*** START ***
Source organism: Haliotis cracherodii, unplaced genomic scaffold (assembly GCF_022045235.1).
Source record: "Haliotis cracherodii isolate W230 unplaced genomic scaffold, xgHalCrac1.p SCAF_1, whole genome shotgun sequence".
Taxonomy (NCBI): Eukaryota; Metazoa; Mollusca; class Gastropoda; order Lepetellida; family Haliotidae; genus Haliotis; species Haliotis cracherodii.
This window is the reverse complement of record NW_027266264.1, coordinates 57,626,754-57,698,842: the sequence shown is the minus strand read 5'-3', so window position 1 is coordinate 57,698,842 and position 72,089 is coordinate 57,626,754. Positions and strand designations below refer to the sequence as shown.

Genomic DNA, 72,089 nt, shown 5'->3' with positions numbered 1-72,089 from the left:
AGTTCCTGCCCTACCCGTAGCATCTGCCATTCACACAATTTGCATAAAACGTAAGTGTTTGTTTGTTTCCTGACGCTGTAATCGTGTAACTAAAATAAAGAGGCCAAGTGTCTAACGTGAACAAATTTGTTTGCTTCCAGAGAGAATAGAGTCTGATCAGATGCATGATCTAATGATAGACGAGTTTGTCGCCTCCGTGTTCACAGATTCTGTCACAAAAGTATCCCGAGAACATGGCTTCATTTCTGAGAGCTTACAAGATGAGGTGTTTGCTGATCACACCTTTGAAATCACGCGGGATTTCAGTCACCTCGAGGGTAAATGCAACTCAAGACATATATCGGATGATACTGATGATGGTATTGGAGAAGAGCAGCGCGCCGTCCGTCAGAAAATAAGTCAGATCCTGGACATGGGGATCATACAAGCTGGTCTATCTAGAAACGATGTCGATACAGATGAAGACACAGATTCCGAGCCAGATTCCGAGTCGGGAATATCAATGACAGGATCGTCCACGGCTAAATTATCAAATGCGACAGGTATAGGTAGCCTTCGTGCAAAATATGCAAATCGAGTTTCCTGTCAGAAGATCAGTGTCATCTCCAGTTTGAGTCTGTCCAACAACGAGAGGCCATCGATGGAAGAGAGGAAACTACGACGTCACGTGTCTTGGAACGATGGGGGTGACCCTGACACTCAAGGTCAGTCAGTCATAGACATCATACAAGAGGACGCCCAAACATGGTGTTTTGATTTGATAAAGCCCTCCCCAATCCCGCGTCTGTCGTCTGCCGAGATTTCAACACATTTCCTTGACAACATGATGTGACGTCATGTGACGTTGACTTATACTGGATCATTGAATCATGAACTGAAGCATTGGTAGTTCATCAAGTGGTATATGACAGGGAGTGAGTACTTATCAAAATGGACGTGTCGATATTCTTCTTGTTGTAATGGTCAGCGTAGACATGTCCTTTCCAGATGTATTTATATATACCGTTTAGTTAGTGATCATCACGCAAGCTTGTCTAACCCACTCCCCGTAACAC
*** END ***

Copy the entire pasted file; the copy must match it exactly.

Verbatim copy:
Source organism: Haliotis cracherodii, unplaced genomic scaffold (assembly GCF_022045235.1).
Source record: "Haliotis cracherodii isolate W230 unplaced genomic scaffold, xgHalCrac1.p SCAF_1, whole genome shotgun sequence".
Taxonomy (NCBI): Eukaryota; Metazoa; Mollusca; class Gastropoda; order Lepetellida; family Haliotidae; genus Haliotis; species Haliotis cracherodii.
This window is the reverse complement of record NW_027266264.1, coordinates 57,626,754-57,698,842: the sequence shown is the minus strand read 5'-3', so window position 1 is coordinate 57,698,842 and position 72,089 is coordinate 57,626,754. Positions and strand designations below refer to the sequence as shown.

Genomic DNA, 72,089 nt, shown 5'->3' with positions numbered 1-72,089 from the left:
AGTTCCTGCCCTACCCGTAGCATCTGCCATTCACACAATTTGCATAAAACGTAAGTGTTTGTTTGTTTCCTGACGCTGTAATCGTGTAACTAAAATAAAGAGGCCAAGTGTCTAACGTGAACAAATTTGTTTGCTTCCAGAGAGAATAGAGTCTGATCAGATGCATGATCTAATGATAGACGAGTTTGTCGCCTCCGTGTTCACAGATTCTGTCACAAAAGTATCCCGAGAACATGGCTTCATTTCTGAGAGCTTACAAGATGAGGTGTTTGCTGATCACACCTTTGAAATCACGCGGGATTTCAGTCACCTCGAGGGTAAATGCAACTCAAGACATATATCGGATGATACTGATGATGGTATTGGAGAAGAGCAGCGCGCCGTCCGTCAGAAAATAAGTCAGATCCTGGACATGGGGATCATACAAGCTGGTCTATCTAGAAACGATGTCGATACAGATGAAGACACAGATTCCGAGCCAGATTCCGAGTCGGGAATATCAATGACAGGATCGTCCACGGCTAAATTATCAAATGCGACAGGTATAGGTAGCCTTCGTGCAAAATATGCAAATCGAGTTTCCTGTCAGAAGATCAGTGTCATCTCCAGTTTGAGTCTGTCCAACAACGAGAGGCCATCGATGGAAGAGAGGAAACTACGACGTCACGTGTCTTGGAACGATGGGGGTGACCCTGACACTCAAGGTCAGTCAGTCATAGACATCATACAAGAGGACGCCCAAACATGGTGTTTTGATTTGATAAAGCCCTCCCCAATCCCGCGTCTGTCGTCTGCCGAGATTTCAACACATTTCCTTGACAACATGATGTGACGTCATGTGACGTTGACTTATACTGGATCATTGAATCATGAACTGAAGCATTGGTAGTTCATCAAGTGGTATATGACAGGGAGTGAGTACTTATCAAAATGGACGTGTCGATATTCTTCTTGTTGTAATGGTCAGCGTAGACATGTCCTTTCCAGATGTATTTATATATACCGTTTAGTTAGTGATCATCACGCAAGCTTGTCTAACCCACTCCCCGTAACAC